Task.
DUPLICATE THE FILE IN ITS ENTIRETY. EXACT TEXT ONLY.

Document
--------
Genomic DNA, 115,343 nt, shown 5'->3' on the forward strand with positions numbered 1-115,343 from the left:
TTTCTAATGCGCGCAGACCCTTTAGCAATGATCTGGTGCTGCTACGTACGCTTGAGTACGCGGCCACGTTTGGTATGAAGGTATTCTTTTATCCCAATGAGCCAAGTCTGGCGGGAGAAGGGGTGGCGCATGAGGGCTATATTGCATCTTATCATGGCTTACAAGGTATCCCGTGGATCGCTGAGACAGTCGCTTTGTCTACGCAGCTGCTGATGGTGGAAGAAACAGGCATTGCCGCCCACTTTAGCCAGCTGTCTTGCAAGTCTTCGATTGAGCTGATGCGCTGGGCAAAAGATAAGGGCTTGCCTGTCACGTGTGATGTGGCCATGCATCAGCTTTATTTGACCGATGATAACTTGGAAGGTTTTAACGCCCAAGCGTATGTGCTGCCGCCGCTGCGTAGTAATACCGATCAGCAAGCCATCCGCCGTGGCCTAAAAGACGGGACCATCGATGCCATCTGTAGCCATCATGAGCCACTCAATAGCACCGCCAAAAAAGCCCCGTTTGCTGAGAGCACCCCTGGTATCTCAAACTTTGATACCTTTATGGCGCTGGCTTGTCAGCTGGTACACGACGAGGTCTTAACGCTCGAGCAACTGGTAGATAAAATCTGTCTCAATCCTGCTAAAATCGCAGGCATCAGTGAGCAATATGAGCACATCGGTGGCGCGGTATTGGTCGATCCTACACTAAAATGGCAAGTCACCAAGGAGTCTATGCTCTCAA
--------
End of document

Genomic DNA, 115,343 nt, shown 5'->3' on the forward strand with positions numbered 1-115,343 from the left:
TTTCTAATGCGCGCAGACCCTTTAGCAATGATCTGGTGCTGCTACGTACGCTTGAGTACGCGGCCACGTTTGGTATGAAGGTATTCTTTTATCCCAATGAGCCAAGTCTGGCGGGAGAAGGGGTGGCGCATGAGGGCTATATTGCATCTTATCATGGCTTACAAGGTATCCCGTGGATCGCTGAGACAGTCGCTTTGTCTACGCAGCTGCTGATGGTGGAAGAAACAGGCATTGCCGCCCACTTTAGCCAGCTGTCTTGCAAGTCTTCGATTGAGCTGATGCGCTGGGCAAAAGATAAGGGCTTGCCTGTCACGTGTGATGTGGCCATGCATCAGCTTTATTTGACCGATGATAACTTGGAAGGTTTTAACGCCCAAGCGTATGTGCTGCCGCCGCTGCGTAGTAATACCGATCAGCAAGCCATCCGCCGTGGCCTAAAAGACGGGACCATCGATGCCATCTGTAGCCATCATGAGCCACTCAATAGCACCGCCAAAAAAGCCCCGTTTGCTGAGAGCACCCCTGGTATCTCAAACTTTGATACCTTTATGGCGCTGGCTTGTCAGCTGGTACACGACGAGGTCTTAACGCTCGAGCAACTGGTAGATAAAATCTGTCTCAATCCTGCTAAAATCGCAGGCATCAGTGAGCAATATGAGCACATCGGTGGCGCGGTATTGGTCGATCCTACACTAAAATGGCAAGTCACCAAGGAGTCTATGCTCTCAA